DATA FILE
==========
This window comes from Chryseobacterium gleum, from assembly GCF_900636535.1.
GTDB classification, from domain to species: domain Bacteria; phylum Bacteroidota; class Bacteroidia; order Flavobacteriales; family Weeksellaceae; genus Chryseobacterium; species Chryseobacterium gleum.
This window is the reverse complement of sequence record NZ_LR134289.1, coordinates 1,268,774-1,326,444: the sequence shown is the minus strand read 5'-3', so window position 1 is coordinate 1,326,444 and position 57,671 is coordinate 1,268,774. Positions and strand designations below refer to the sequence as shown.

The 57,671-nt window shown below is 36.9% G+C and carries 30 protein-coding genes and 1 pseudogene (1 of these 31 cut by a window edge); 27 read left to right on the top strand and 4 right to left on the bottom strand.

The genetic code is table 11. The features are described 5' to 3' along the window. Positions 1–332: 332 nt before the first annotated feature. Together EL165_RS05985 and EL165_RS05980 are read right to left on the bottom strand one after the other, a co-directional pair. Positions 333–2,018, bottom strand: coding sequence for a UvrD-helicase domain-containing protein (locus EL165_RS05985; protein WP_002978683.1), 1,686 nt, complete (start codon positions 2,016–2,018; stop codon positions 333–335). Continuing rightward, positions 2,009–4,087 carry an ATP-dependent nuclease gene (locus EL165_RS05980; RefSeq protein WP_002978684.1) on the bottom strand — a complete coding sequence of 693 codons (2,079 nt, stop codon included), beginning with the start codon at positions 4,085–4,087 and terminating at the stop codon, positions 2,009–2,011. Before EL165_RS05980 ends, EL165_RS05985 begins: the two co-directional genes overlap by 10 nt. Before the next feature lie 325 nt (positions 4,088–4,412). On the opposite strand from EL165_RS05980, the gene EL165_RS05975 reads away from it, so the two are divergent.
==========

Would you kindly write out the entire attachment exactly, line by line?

This window comes from Chryseobacterium gleum, from assembly GCF_900636535.1.
GTDB classification, from domain to species: domain Bacteria; phylum Bacteroidota; class Bacteroidia; order Flavobacteriales; family Weeksellaceae; genus Chryseobacterium; species Chryseobacterium gleum.
This window is the reverse complement of sequence record NZ_LR134289.1, coordinates 1,268,774-1,326,444: the sequence shown is the minus strand read 5'-3', so window position 1 is coordinate 1,326,444 and position 57,671 is coordinate 1,268,774. Positions and strand designations below refer to the sequence as shown.

The 57,671-nt window shown below is 36.9% G+C and carries 30 protein-coding genes and 1 pseudogene (1 of these 31 cut by a window edge); 27 read left to right on the top strand and 4 right to left on the bottom strand.

The genetic code is table 11. The features are described 5' to 3' along the window. Positions 1–332: 332 nt before the first annotated feature. Together EL165_RS05985 and EL165_RS05980 are read right to left on the bottom strand one after the other, a co-directional pair. Positions 333–2,018, bottom strand: coding sequence for a UvrD-helicase domain-containing protein (locus EL165_RS05985; protein WP_002978683.1), 1,686 nt, complete (start codon positions 2,016–2,018; stop codon positions 333–335). Continuing rightward, positions 2,009–4,087 carry an ATP-dependent nuclease gene (locus EL165_RS05980; RefSeq protein WP_002978684.1) on the bottom strand — a complete coding sequence of 693 codons (2,079 nt, stop codon included), beginning with the start codon at positions 4,085–4,087 and terminating at the stop codon, positions 2,009–2,011. Before EL165_RS05980 ends, EL165_RS05985 begins: the two co-directional genes overlap by 10 nt. Before the next feature lie 325 nt (positions 4,088–4,412). On the opposite strand from EL165_RS05980, the gene EL165_RS05975 reads away from it, so the two are divergent.